February 8, 2010 in poptimists: "Ke$ha 'Blah Blah Blah': Desperate fun that reaches for dumb party clichés and dumber attitudes as if they were some kind of adventure. This is energetic and pretty enough to override my horror, though not catchy or smart enough to make something of the horror. TICK."

February 21, 2010 in koganbot: "Ke$ha holds off Artists For Haiti, a result that some people have qualms about, but not me. After all, there are far more avenues for getting money to Haiti than for getting money to Ke$ha."

And then I finally changed and rethought everything, as you can see in last Tuesday's Singles Jukebox.

*I still don't like "Your Love Is My Drug" much; it and "Stephen" are my two least-favorite tracks on the album.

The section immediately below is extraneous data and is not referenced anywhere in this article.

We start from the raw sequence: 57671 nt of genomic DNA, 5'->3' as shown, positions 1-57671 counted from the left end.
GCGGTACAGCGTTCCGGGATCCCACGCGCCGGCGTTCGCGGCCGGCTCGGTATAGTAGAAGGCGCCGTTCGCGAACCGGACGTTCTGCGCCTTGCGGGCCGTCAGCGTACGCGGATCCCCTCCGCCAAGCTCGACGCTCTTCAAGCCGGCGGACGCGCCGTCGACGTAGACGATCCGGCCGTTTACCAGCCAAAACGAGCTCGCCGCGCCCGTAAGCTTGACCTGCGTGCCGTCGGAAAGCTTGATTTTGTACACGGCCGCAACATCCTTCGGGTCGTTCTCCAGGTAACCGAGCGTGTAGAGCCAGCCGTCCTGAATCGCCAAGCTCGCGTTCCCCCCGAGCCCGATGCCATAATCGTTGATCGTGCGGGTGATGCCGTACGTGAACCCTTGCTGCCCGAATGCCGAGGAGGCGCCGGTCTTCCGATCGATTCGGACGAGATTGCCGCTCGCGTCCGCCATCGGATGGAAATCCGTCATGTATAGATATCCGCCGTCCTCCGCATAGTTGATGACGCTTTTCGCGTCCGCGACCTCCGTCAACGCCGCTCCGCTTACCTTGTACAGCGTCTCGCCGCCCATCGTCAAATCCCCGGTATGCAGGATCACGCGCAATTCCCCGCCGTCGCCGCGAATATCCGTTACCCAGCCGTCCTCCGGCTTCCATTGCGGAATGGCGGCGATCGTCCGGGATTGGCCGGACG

Re: The further evolution of my taste

it and "Stephen" are my two least-favorite tracks on the album.

You're crazy.

Re: The further evolution of my taste

You're crazy.

How is this new information?

(On "Stephen" she sounds cute. Cute!)

Chuck says on a previous thread: "Uh... Now 'Stephen' is sounding like Lily Allen in my head for some reason. That can't be right, can it? (Ann Powers called it 'space-country' in her L.A. Times review, which seems off to me but I like the idea. Also wondering which parts of Ke$ha's album reminded her of Big & Rich -- weird.)"

Ke$ha has more variety than I had previously realized, but she definitely does not remind me of a cowboy Stevie Wonder. (Nor does she remind me of Steve Miller.)

Re: The further evolution of my taste

I think there is a Lilyness to "Stephen," in the summer-glare lilt of the chorus, and it has a Lilyish combination of sexpot bravado and open neediness.